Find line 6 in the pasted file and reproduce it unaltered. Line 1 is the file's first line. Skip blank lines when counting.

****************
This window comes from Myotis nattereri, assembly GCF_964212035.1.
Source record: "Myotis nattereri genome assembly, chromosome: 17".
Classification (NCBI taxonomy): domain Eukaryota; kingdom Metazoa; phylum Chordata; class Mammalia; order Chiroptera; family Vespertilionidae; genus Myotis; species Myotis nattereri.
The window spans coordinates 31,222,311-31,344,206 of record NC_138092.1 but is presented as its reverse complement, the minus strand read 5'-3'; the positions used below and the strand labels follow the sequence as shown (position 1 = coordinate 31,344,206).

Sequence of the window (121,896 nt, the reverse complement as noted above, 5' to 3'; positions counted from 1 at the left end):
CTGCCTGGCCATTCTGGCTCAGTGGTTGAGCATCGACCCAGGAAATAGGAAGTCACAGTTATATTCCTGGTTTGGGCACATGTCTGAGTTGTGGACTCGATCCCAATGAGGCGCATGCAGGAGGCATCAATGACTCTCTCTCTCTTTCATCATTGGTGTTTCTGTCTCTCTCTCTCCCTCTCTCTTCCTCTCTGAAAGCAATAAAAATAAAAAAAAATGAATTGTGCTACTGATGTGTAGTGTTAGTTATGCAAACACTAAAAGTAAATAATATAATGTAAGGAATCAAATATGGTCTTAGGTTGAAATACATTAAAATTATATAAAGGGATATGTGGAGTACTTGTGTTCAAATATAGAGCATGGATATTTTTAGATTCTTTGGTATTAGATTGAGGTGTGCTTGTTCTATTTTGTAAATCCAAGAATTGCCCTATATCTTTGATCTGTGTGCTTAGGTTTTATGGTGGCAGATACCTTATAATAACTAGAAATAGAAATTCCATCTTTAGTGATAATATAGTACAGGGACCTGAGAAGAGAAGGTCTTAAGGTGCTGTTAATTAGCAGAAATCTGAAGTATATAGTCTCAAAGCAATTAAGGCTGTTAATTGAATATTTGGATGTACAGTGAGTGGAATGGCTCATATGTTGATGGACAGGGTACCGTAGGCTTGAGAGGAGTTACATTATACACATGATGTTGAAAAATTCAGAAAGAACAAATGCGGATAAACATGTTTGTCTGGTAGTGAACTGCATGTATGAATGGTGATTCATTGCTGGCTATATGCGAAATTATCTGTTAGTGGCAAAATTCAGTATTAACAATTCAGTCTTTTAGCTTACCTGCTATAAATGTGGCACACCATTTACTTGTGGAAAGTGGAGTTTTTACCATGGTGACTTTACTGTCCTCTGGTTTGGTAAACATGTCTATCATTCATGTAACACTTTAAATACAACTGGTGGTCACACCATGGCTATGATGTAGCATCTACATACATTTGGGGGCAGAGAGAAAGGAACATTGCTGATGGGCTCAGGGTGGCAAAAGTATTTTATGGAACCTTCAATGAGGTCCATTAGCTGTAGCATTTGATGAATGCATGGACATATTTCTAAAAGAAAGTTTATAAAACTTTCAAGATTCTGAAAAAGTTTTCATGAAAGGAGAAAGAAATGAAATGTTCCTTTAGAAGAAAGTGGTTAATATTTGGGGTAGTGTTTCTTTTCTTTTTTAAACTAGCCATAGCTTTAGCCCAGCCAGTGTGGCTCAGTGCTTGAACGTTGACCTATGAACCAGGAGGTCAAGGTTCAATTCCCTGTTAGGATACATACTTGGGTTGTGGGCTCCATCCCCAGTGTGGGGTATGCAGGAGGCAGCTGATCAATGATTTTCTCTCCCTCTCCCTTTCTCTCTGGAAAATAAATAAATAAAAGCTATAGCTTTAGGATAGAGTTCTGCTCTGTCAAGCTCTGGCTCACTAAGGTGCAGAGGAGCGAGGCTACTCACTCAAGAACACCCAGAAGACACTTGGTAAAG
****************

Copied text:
CTGCCTGGCCATTCTGGCTCAGTGGTTGAGCATCGACCCAGGAAATAGGAAGTCACAGTTATATTCCTGGTTTGGGCACATGTCTGAGTTGTGGACTCGATCCCAATGAGGCGCATGCAGGAGGCATCAATGACTCTCTCTCTCTTTCATCATTGGTGTTTCTGTCTCTCTCTCTCCCTCTCTCTTCCTCTCTGAAAGCAATAAAAATAAAAAAAAATGAATTGTGCTACTGATGTGTAGTGTTAGTTATGCAAACACTAAAAGTAAATAATATAATGTAAGGAATCAAATATGGTCTTAGGTTGAAATACATTAAAATTATATAAAGGGATATGTGGAGTACTTGTGTTCAAATATAGAGCATGGATATTTTTAGATTCTTTGGTATTAGATTGAGGTGTGCTTGTTCTATTTTGTAAATCCAAGAATTGCCCTATATCTTTGATCTGTGTGCTTAGGTTTTATGGTGGCAGATACCTTATAATAACTAGAAATAGAAATTCCATCTTTAGTGATAATATAGTACAGGGACCTGAGAAGAGAAGGTCTTAAGGTGCTGTTAATTAGCAGAAATCTGAAGTATATAGTCTCAAAGCAATTAAGGCTGTTAATTGAATATTTGGATGTACAGTGAGTGGAATGGCTCATATGTTGATGGACAGGGTACCGTAGGCTTGAGAGGAGTTACATTATACACATGATGTTGAAAAATTCAGAAAGAACAAATGCGGATAAACATGTTTGTCTGGTAGTGAACTGCATGTATGAATGGTGATTCATTGCTGGCTATATGCGAAATTATCTGTTAGTGGCAAAATTCAGTATTAACAATTCAGTCTTTTAGCTTACCTGCTATAAATGTGGCACACCATTTACTTGTGGAAAGTGGAGTTTTTACCATGGTGACTTTACTGTCCTCTGGTTTGGTAAACATGTCTATCATTCATGTAACACTTTAAATACAACTGGTGGTCACACCATGGCTATGATGTAGCATCTACATACATTTGGGGGCAGAGAGAAAGGAACATTGCTGATGGGCTCAGGGTGGCAAAAGTATTTTATGGAACCTTCAATGAGGTCCATTAGCTGTAGCATTTGATGAATGCATGGACATATTTCTAAAAGAAAGTTTATAAAACTTTCAAGATTCTGAAAAAGTTTTCATGAAAGGAGAAAGAAATGAAATGTTCCTTTAGAAGAAAGTGGTTAATATTTGGGGTAGTGTTTCTTTTCTTTTTTAAACTAGCCATAGCTTTAGCCCAGCCAGTGTGGCTCAGTGCTTGAACGTTGACCTATGAACCAGGAGGTCAAGGTTCAATTCCCTGTTAGGATACATACTTGGGTTGTGGGCTCCATCCCCAGTGTGGGGTATGCAGGAGGCAGCTGATCAATGATTTTCTCTCCCTCTCCCTTTCTCTCTGGAAAATAAATAAATAAAAGCTATAGCTTTAGGATAGAGTTCTGCTCTGTCAAGCTCTGGCTCACTAAGGTGCAGAGGAGCGAGGCTACTCACTCAAGAACACCCAGAAGACACTTGGTAAAG